Strong political differences have existed in the United States since before the American Revolution. As the desire to be independent from England gained momentum, two factions emerged. Loyalists wanted to remain English citizens and Patriots wanted independence. The division split families as well as the Thirteen Colonies.
Property rights of Loyalists who left with the British Army or stayed in the new United States were a major bone of contention during negotiations with the British. Differences between Loyalists and Patriots didn’t end with independence. The emotions (and labels) lasted well into the early 19th Century. Some of the lawsuits were not settled until all concerned had been in their graves for decades.
The U.S. had been independent for less than nine years when the French Revolution erupted. Our ambassador to France – Thomas Jefferson – was actively involved early on when he allowed his official residence to be used as a meeting place for those plotting the revolt.
Later, Jefferson helped Lafayette and his fellow revolutionaries write documents to present to King Louis XVI and the French Chamber of Deputies in the hopes of helping France transition from an absolute monarchy to a constitutional one. Jefferson’s support for the French Revolution – but not the beheadings – continued into his time as the first Secretary of State under George Washington and later as John Adams’ Vice President.
So let’s look at the times. By 1792, the first of what the Europeans call the French Revolutionary Wars begins when France attacks those countries who want to put Louis XVI back on his throne.
On the west side of the Atlantic, President Washington wants no part of a foreign war. About 80% of U.S. trade is with England and it is growing exponentially, year on year. By the turn of the century, it had increased 300% over what it was in 1783!
The Jay Treaty is billed as an attempt to “clean up” some the issues that arose from the 1783 Treaty of Paris. Proposed by Hamilton, it was bitterly opposed by Jefferson, the treaty did achieve several aims. (see 6/21/2020 Blog Post –The Jay Treaty and Our First Use of Arbitration in an International Dispute – https://marcliebman.com/the-jay-treaty-and-our-first-use-of-arbitration-in-an-international-dispute/). Unfortunately, France took a dim view of the agreement because they believed it violated the 1778 Treaty of Friendship and Alliance. It didn’t and the French began violating the treaty almost before the ink was dry. (See 12/6/2020 Blog Post French Diplomatic Duplicity During the American Revolution –https://marcliebman.com/?s=French+Diplomatic+Duplicity ). Nonetheless, the Jay treaty became one of the issues that led to the 1798 – 1800 Quasi War between France and the U.S.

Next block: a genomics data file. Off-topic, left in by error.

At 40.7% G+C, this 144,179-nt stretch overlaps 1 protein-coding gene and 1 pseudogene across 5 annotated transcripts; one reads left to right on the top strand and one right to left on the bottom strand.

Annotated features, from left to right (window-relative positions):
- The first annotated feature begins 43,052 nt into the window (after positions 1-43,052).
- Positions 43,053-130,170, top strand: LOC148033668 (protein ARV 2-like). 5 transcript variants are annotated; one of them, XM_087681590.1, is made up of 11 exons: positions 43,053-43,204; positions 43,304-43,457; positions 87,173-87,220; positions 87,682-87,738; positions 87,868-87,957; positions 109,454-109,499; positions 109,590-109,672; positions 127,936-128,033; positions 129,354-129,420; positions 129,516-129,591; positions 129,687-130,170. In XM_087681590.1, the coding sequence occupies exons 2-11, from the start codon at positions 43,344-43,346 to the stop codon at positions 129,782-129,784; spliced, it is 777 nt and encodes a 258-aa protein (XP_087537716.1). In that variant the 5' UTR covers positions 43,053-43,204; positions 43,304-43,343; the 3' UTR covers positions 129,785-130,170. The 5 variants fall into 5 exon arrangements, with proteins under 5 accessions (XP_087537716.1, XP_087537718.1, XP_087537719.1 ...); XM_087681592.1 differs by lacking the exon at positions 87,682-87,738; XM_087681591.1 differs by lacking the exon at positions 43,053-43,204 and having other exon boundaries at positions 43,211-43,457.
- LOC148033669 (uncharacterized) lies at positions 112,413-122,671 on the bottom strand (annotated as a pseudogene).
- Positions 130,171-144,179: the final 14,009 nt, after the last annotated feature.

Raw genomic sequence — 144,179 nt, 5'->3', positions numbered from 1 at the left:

Besides the conflict between France and the U.S. and the fallout from the Jay Treaty, President Washington was dealing with several tricky domestic issues. One was the orderly transition of power to his successor. This would be the first time that the theories outlined in the Constitution would be put into practice.
Two, two political parties were emerging. One was the Federalists led by John Adams and Alexander Hamilton and the other, led by Jefferson and Madison were the Democratic-Republicans. They bickered over almost everything. One such hot button issue wrapped around the Tenth Amendment in which essentially give all rights not given to the new central government by the Constitution are “reserved” for the states. (See 4/3/22 Blog Post – The Mighty Ninth and Tenth – https://marcliebman.com/the-mighty-ninth-and-tenth/).
Three, the flood of immigrants coming from war torn Europe and those seeking a better life had begun. It became a tidal wave in the late 1890s and continues today.
There were no TV stations, cable news or talk radio in the 18th Century, and predictably, the newspapers were virulently partisan.
Two quotes make my point. A writer in a paper that supported the Federalists wrote “Many a private person might make a great President; but will there ever be a President who will make so great a man as Washington?”
The Democratic-Republican press had a different view – “If ever a nation was debauched by a man, the American nation has been debauched by Washington… Let the history of the federal government instruct mankind, that the mask of patriotism may be worn to conceal the foulest designs against the liberties of the people.”
This is more proof that nothing in U.S. politics is new. Times, individuals, cultures, inventions all change the way we live, but they do not change human nature.
FYI, in future posts, we’ll examine how the rights of states, immigration and civil liberties were dealt with in more detail.
Image is the top section of the Wednesday, September 9th, 1789 edition of Gazette of the United States.